Do me a favor, don't tell it that it was not suppose to still be alive, it hasn't read this article!
As always, if you have any questions about this article, any of my other articles, or have a gardening question that you need answered, drop me a line: TheCitrusGuy@netzero.com
Happy Growing!
Darren

Saturday, March 8, 2014

Frankenplant?


There are times that you see something that just makes you go, what the heck is that?!
And WHY would somebody make that?
I have seen some odd color combination's of cats, heads that are too big for their bodies, too many toes, etc. Don't get me wrong, I think they are adorable, but most of the time, it was kind of a "not on purpose" type of thing.
I have just acquired a couple of plants that might just fall into this category. Common name is bush ivy, the botanical name is Fatshedera lizei.
If you want to pronounce it: 
fats-HED-dur-uh LYE-zee-eye
This plant was not made in nature, it is considered an inter-generic cross. Kind of like crossing a cat with a mouse and getting a camouse.
It was made in 1910 at the Lizé Frères Nursery at Nantes, France and has never been repeated. The name is a combination of the two plants that produced it. Fatsia japonica and Hedera helix. A Fatsia and an Ivy plant. These types of hybrids are very rare and almost never occur in nature.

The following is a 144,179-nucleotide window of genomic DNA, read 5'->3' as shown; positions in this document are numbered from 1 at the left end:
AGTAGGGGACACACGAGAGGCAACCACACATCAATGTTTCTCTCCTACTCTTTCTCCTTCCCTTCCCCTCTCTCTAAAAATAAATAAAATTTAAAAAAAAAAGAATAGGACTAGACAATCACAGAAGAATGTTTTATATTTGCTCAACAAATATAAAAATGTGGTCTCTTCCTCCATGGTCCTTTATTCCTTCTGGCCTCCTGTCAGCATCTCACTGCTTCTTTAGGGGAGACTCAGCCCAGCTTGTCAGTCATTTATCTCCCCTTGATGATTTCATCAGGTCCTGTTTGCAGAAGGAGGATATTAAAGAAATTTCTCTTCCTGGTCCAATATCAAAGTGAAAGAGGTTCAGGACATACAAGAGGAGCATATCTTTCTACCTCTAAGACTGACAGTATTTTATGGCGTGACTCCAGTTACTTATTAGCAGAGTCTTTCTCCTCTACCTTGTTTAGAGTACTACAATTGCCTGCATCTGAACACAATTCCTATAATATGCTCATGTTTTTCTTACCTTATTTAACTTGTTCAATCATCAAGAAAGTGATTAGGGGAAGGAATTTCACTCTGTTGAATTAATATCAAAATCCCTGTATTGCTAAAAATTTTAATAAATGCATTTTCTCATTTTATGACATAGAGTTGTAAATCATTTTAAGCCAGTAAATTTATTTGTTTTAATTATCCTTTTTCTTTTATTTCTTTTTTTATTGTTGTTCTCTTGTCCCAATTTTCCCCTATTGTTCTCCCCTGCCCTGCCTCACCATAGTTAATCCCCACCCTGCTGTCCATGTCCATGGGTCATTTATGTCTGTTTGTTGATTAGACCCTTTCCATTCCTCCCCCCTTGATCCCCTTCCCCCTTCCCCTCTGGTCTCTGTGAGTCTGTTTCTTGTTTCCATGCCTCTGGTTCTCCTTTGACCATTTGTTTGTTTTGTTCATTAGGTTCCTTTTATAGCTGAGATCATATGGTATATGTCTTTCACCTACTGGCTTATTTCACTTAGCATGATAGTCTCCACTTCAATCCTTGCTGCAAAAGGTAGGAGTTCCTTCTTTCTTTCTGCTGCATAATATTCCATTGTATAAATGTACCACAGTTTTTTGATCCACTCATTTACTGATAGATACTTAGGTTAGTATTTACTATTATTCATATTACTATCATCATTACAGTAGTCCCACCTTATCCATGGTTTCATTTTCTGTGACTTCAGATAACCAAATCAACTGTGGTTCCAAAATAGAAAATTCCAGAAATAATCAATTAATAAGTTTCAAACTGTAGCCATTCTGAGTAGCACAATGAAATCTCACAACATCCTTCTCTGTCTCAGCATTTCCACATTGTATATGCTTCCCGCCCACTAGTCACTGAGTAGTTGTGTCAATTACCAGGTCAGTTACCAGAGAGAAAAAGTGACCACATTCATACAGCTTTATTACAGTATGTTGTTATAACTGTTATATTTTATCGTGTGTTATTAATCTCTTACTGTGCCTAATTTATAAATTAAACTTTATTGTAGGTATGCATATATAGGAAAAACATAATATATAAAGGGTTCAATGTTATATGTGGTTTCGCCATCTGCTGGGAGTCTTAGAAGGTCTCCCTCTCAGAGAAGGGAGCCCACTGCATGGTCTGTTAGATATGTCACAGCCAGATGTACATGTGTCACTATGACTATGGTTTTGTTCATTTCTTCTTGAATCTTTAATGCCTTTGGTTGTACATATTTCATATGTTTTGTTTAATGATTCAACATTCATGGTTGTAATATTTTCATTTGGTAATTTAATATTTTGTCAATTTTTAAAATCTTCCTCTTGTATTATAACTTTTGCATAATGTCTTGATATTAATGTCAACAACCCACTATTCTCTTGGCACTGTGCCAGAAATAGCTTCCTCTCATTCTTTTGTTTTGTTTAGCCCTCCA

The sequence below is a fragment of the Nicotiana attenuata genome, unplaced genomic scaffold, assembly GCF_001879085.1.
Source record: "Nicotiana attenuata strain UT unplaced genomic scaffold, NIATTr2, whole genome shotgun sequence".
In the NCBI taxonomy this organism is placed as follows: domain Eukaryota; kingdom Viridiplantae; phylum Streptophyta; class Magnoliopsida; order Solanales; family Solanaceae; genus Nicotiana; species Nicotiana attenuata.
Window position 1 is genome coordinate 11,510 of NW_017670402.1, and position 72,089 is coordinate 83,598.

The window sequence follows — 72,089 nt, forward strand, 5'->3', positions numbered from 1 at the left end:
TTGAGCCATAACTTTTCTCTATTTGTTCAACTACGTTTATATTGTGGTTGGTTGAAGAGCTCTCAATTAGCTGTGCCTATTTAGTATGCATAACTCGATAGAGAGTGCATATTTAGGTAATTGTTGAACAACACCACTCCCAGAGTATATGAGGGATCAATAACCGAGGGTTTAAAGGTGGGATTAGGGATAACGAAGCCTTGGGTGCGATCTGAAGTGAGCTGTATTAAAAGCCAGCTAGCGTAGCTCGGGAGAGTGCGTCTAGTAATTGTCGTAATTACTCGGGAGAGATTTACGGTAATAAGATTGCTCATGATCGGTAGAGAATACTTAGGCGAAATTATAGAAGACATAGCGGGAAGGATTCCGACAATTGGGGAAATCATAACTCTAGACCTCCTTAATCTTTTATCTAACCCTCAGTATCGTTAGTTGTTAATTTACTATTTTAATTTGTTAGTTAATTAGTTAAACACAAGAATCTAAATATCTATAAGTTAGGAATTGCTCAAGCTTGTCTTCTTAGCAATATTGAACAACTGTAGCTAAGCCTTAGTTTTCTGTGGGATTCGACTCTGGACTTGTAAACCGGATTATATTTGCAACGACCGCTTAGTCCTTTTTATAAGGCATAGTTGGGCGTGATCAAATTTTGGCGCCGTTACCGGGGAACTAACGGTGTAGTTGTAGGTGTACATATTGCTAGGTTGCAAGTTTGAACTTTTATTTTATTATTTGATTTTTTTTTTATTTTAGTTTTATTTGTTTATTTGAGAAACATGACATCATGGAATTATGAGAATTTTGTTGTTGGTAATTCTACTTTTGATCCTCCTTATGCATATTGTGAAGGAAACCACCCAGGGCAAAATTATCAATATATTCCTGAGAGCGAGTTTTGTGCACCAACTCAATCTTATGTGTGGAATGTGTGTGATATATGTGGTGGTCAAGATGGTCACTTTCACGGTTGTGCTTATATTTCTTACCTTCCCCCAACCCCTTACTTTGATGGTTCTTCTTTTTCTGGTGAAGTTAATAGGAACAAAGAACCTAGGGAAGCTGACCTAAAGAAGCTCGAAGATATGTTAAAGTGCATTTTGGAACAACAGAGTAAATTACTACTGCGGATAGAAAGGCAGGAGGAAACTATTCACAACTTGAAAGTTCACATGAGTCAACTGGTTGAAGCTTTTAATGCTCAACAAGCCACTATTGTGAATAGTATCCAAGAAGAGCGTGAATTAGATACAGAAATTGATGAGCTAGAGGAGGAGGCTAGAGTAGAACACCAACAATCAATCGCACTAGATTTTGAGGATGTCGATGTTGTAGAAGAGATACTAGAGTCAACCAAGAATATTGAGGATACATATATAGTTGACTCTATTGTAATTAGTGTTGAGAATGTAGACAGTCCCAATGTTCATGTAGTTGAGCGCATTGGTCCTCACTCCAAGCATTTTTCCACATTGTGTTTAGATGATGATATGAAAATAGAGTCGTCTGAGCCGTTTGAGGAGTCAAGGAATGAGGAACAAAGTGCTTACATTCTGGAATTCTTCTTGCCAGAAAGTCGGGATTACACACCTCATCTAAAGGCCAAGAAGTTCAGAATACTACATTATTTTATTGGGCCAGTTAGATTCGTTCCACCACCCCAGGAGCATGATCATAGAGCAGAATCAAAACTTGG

As you can see, it looks very much like the Ivy parent. But it tends to grow more shrubby like its other parent, the Fatsia.
It grows in Zones 8 through 11. As the leaves mature, they can handle down to 15 degrees. Newer growth will be hurt at 20. It will stay an evergreen at these temperatures, however below 10 degrees it wll get killed to the ground, but will recover in the spring.
Fatshedera prefer some dabbled morning sun, but can be grown in shade. This aspect makes them useful as a houseplant.
They grow in a wide variety of soils, as long as it has good drainage. Regular waterings are best, but it is also fairly drought tolerant.
If you want to grow one of these, but can't find one for yourself, find a friend that has one. Take cuttings in summer, they root pretty easily.
They are easily grown in containers. For those of you that like this kind of look, it can be successfully used as an espalier if given support. It does nicely trained on a trellis or can be tied to a post or other vertical support. If planted against a wall it will try to grow up, often sending shoots out away from the wall, creating a plant that is too heavy and it will fall over. It did not inherit the anchor roots from its Ivy parent. For this reason it is not advisable to plant this if you do not plan on providing the occasional required pruning and fastening to the support. New growth should be occasionally pinched to promote branching since stems rarely branch on their own.